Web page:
Story by Brian Mull
George Johnson stood over a putt on the first green at Cape Fear Country Club in late November 1971. Just three years earlier, the 32-year-old professional golfer had been working as a food vendor in Atlanta. Now he was a 15-foot birdie putt from his first victory on the PGA Tour. A brisk wind chilled the 200 or so spectators huddled to watch the action that Sunday afternoon. Johnson drew back the putter, struck the ball pure. When it dropped in the cup, a college freshman in the gallery said to no one in particular, but loud enough for all to hear,
After an improbable 23-year run, the Azalea Open in Wilmington was done.
But what a run it was.
Reagan came before he was President; Palmer came before he was King. Dozens of major champions came to tune up for Augusta, to play a Donald Ross classic that tested their shotmaking and touch. They came to eat seafood, lightly battered and fried, and maybe catch a mess of flounder off Wrightsville Beach. They came for the Southern charm and a kiss from a Queen. They came, first in caravans of sedans down dusty two-lane roads, traveling through the buggy night to play golf for a pittance. Later, some pulled trailers or flew in on planes. They stayed in locals’ homes or shared rooms in roadside motels, played cards at night and drank beer. They thrilled and inspired generations of local golf fans, who touched their shoulders down the fairways, storing chapters of memories with each swing or stroke.
Locke, Snead, Demaret, Casper, Player, Weiskopf, Watson, Wadkins, even a young Jack Nicklaus, who made a mistake he’d never repeat. Each battled Cape Fear.
The PGA Tour officially pulled the plug five weeks after Johnson’s putt, on New Year’s Eve when it released the 1972 schedule. For the first time since 1949, the tour wasn’t stopping in Wilmington.
Driven by the leadership of smart, determined men who were eager to feed a golf-hungry community, the Azalea Open defied the odds for two decades. Years before television dollars quadrupled the purses, the tournament survived without funding from a major corporate sponsor. It attracted elite pros despite one of the lowest purses on Tour.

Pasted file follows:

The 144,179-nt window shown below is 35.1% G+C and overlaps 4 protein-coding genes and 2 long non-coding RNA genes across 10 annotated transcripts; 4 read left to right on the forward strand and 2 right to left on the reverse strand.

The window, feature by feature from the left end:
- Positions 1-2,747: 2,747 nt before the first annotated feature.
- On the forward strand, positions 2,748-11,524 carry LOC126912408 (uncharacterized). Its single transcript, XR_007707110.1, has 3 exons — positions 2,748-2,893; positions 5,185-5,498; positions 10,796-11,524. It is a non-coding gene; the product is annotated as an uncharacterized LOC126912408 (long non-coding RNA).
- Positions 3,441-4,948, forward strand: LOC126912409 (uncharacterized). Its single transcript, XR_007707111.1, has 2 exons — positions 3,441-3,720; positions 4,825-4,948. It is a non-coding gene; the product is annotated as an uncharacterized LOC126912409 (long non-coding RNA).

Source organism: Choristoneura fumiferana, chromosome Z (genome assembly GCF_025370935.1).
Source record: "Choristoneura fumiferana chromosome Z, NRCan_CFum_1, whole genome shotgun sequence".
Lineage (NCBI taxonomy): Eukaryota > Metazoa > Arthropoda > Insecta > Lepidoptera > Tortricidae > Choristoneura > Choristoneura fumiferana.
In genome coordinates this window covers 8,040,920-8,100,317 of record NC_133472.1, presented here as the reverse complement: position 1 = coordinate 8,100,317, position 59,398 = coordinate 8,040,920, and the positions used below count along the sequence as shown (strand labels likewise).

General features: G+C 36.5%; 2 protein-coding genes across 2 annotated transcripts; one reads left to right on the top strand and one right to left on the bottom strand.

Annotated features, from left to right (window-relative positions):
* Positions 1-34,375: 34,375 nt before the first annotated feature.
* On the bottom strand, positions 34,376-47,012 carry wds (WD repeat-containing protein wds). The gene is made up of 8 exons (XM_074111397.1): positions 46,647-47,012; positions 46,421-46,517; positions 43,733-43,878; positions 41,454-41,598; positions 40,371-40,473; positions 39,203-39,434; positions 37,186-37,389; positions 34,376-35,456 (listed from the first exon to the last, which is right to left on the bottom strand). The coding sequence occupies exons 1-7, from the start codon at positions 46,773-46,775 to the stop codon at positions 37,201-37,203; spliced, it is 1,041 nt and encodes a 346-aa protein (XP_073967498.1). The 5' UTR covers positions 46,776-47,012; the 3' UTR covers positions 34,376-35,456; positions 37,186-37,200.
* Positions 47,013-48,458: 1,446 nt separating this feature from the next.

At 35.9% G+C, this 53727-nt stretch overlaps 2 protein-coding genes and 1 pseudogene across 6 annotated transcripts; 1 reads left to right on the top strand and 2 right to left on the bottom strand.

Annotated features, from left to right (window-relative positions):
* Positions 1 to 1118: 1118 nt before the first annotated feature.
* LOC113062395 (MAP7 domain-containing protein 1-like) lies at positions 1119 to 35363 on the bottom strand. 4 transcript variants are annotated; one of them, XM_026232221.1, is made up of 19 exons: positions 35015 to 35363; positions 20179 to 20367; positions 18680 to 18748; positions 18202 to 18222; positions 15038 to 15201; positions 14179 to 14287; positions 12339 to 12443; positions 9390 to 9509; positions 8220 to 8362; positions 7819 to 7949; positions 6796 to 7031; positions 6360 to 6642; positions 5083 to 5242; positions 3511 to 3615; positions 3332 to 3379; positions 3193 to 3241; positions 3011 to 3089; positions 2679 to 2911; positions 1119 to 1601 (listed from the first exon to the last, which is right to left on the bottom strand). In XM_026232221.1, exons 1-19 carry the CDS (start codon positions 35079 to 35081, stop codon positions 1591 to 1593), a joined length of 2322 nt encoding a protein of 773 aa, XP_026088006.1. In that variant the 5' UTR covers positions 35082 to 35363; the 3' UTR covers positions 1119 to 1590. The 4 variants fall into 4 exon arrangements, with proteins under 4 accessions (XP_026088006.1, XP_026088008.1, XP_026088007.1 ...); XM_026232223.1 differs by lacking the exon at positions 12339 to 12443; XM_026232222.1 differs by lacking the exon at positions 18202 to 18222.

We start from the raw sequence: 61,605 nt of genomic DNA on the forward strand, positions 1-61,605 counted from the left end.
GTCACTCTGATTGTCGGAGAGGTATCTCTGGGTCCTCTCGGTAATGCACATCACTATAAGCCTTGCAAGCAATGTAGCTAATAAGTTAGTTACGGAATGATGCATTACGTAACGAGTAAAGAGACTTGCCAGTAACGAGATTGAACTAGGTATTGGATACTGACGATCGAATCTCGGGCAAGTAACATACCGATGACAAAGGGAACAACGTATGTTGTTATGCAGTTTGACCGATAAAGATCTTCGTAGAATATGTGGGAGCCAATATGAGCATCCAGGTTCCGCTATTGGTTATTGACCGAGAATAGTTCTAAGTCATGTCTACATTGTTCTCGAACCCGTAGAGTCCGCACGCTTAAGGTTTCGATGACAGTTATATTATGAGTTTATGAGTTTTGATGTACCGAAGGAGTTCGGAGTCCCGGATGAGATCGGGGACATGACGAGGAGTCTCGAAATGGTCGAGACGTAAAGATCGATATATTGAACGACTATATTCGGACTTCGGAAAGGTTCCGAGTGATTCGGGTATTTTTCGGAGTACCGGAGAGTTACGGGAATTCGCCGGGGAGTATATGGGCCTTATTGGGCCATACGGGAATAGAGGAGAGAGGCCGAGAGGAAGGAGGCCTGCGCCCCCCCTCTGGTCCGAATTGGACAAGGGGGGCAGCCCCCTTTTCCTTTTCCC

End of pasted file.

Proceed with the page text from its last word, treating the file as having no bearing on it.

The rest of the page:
When the Azalea Open ended, it was one of the longest running events on the Tour, in one of the smallest markets. Wilmington’s population was 46,000 in 1970. There were only 115,000 residents in New Hanover, Brunswick and Pender counties. (Today there are 440,000).
Area golf historian Hugh Primrose was the college student who knew the end had come when Johnson drained his winning putt.
What’s the most remarkable fact about the Azalea Open?
“That it lasted as long as it did,” he said.
Barber won again the following year. Ground chuck cost 43 cents a pound and a 16-year-old amateur from Port St. Lucie, Fla., made the cut. Years later the best pros in the world called Claude Harmon Jr. for help with their swing and everyone called him Butch.
The Azalea purse was growing, but not fast enough. Dick Hart defeated Phil Rodgers in an eight-hole playoff ("had all the spine-tingling excitement of wrestling a gorilla barehanded," one scribe opined) in 1965 to earn $3,850, which was the largest check in tournament history at that point but the smallest winner’s cut on Tour that year.
Sam Snead won the Greater Greensboro Open the next week and earned $11,000.
All Downhill From Here
The following year marked the beginning of the end. After losing its slot directly ahead of the Masters a few years earlier, the tournament was played the week after golf’s first major beginning in 1966.
The field suffered because the Azalea was held opposite the Tournament of Champions. Bert Yancey didn’t seem to mind when he won in 1966 and received a long kiss from TV star Ulla Stromsedt, a blonde beauty who changed her plans and stayed in town an extra day.
The next year Randy Glover claimed his first Tour victory. The Sanford native and South Carolina resident dealt with back trouble throughout his career but fought through that week to defeat good friend Joe Campbell in a playoff.
He airmailed the green on the short par-3 10th, but a spectator batted it down according to those in the gallery. Glover made a fine up-and-down and then birdied the 11th to win $5,000. He used the money to pay off a car he had just bought.
“I had a lot of good friends up in Wilmington,” said Glover, who is retired and lives in Mt. Pleasant, S.C. “The Trask family and Dave Fillipelli and all of ‘em. I always fished when I was up there. My traveling partner was Claude King. He and his brother had that seafood restaurant right there on the causeway at Wrightsville Beach (Faircloth’s). We ate there a bunch.”
Tournament promoters hoped to bump the purse to $100,000 the following year. There were rumors the Hilton Head PGA Tour stop might fold and Hooks was optimistic about about a return.
“But there seems to be considerably more interest in this tournament, perhaps because of its pro-am connection,” Hooks wrote. “Or possibly because the sports fans missed the old Azalea and wanted to retain Wilmington’s chances for a spot on the tour.”
Forty years later, those wishes have come true.